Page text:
Could A Patch Help Cure Peanut Allergies?

Peanuts and Shells

Peanuts and Shells

It is estimated that 1.5 million children in the United States (alone) have a peanut allergy. This, of course, is often one of the most severe (and, unfortunately, prevalent) allergies among children as it can be so extreme that those who suffer it cannot even be in the same room with a single nut.

Of course, this becomes a major problem when you realize that many processed foods—even healthier foods made in certain types of facilities—can be exposed to or come into contact with peanuts. Many facilities that process foods that do not contain peanuts, for example, will unfortunately also process foods that do; which means that traces of peanuts can remain within the machines or get into packaging.

And for some children, sadly, this is more than enough exposure to cause a massive allergic reaction.

With that knowledge, then, scientists have long sought ways to cure or correct this horrible food allergy. Some theories have suggested testing children early for food allergies and then start by introducing small amounts of that food as they get older. However, a new skin patch that could halt this allergy shows great promise.

Of course, researchers make sure to address that this is not a cure, at least not yet. For now, nearly half of those treated with the skin patch, in a clinical study, were found to be able to eat ten times more peanuts than before using the patch.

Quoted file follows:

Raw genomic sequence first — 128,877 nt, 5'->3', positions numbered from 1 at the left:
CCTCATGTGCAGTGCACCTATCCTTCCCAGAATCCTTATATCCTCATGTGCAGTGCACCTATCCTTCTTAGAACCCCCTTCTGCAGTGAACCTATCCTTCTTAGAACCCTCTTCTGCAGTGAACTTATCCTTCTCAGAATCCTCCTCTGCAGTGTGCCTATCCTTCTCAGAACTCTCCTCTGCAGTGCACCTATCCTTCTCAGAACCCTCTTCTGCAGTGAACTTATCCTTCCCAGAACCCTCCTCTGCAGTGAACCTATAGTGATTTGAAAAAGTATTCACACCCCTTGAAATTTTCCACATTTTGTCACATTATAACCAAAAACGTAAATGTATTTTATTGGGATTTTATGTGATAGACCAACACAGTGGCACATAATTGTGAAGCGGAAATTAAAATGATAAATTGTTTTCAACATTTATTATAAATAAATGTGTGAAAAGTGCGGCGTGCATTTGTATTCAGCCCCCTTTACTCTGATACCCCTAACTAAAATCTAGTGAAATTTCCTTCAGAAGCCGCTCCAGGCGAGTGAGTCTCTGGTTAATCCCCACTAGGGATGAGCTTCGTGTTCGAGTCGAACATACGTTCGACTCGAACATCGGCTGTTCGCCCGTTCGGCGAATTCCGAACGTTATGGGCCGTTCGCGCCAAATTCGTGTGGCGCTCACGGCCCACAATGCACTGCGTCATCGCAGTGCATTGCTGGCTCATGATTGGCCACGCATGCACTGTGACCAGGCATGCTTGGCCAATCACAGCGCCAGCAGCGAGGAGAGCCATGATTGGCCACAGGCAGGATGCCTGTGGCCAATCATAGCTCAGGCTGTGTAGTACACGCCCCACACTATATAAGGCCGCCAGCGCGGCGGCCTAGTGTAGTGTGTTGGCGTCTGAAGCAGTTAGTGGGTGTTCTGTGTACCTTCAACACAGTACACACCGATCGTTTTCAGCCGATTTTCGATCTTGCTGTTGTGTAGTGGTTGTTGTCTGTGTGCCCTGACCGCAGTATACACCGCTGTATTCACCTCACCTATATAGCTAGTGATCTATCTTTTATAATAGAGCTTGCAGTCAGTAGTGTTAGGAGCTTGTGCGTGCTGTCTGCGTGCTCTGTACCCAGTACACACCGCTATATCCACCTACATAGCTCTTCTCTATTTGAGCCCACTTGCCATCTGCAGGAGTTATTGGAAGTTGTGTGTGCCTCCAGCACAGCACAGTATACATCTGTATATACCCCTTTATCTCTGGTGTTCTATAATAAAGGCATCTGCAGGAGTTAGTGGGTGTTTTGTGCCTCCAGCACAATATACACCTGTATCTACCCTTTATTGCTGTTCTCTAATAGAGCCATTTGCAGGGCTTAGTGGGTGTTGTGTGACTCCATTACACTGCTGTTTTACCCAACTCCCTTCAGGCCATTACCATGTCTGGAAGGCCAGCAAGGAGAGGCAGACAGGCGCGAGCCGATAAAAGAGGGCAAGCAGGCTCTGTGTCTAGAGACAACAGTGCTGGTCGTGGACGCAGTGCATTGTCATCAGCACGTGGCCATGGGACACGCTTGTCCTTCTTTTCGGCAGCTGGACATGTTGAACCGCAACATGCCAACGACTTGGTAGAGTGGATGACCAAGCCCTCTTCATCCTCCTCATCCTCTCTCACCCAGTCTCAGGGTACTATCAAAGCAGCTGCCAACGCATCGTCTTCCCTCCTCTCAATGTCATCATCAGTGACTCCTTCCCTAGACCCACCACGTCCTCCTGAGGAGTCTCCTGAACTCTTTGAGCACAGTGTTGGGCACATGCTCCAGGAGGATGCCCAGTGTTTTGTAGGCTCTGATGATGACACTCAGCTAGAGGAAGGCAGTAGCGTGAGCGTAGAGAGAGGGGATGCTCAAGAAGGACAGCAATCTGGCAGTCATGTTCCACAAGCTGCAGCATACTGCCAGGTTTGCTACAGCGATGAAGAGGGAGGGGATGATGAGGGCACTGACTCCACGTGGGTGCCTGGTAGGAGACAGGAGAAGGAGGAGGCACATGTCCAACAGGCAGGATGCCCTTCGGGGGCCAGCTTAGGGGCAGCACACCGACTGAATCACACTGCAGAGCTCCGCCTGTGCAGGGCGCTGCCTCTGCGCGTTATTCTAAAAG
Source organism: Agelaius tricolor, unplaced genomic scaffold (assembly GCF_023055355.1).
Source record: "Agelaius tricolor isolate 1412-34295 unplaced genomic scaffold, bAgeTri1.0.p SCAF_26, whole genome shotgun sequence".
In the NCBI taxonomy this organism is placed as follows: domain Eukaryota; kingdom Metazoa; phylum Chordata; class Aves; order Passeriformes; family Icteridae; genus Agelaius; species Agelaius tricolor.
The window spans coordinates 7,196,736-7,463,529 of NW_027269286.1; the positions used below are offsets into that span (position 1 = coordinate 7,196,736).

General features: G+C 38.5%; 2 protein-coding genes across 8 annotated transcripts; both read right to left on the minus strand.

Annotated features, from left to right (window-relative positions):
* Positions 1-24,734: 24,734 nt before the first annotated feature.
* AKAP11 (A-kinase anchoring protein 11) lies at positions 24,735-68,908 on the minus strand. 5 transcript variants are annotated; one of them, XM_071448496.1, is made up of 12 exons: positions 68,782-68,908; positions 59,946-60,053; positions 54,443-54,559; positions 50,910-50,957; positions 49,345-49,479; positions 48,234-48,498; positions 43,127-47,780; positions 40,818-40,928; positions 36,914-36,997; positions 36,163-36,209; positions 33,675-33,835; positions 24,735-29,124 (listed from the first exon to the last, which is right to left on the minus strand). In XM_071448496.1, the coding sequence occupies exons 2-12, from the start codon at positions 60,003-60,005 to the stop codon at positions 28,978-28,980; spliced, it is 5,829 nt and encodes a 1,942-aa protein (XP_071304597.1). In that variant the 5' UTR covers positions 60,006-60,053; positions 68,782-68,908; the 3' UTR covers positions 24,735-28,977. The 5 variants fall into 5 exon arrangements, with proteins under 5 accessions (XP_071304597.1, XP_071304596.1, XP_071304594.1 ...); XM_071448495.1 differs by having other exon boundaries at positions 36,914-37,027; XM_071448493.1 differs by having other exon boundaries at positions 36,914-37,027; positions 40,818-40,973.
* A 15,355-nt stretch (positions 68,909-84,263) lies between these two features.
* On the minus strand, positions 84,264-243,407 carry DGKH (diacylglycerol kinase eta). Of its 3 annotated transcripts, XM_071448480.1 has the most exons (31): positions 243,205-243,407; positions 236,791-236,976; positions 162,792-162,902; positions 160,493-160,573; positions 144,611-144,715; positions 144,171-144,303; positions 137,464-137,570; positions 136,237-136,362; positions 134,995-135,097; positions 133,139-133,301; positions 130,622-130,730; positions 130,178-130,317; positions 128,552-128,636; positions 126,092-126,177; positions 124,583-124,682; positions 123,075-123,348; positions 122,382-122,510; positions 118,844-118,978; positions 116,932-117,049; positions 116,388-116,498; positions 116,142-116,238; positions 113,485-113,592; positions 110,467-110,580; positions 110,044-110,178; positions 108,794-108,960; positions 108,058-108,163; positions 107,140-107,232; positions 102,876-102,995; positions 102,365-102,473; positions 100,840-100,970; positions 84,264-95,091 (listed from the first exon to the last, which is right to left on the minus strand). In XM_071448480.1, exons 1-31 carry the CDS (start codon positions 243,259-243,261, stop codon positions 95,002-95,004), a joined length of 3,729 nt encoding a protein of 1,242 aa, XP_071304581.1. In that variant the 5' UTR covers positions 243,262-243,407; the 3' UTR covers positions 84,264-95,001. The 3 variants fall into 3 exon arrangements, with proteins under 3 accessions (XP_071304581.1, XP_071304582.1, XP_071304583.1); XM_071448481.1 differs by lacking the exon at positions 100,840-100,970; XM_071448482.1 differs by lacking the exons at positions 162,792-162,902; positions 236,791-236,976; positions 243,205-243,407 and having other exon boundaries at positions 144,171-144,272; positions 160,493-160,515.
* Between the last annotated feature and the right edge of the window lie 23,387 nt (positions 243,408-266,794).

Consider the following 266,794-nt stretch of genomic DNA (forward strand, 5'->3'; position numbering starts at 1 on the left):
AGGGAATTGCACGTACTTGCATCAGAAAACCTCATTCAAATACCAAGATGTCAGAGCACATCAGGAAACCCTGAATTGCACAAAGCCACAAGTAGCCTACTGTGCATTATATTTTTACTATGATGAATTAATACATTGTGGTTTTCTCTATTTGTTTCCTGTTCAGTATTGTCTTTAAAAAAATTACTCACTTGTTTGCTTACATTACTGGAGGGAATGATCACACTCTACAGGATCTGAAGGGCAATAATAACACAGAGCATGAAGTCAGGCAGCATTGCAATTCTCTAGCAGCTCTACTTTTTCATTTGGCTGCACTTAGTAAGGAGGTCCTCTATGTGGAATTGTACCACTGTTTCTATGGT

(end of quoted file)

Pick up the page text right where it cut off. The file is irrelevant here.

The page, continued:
National Jewish Health for Kids Pediatric Allergist Dr. Christine Cho reminds that “Ten times more peanut, actually for a lot of these patients is less than actually one peanut, so these are not kids who can go out and eat a peanut butter and jelly sandwich.” However, they were able to observe, too, that children between the ages of 4 and 11 showed the best response to the therapy; and it had less of an effect on children older than 12.

The study was conducted by through five different peanut patch trials at Arkansas Children’s Hospital, the Mount Sinai Icahn School of Medicine, Johns Hopkins University, the University of North Carolina at Chapel Hill School of Medicine, and the National Jewish Health Center, in Denver.

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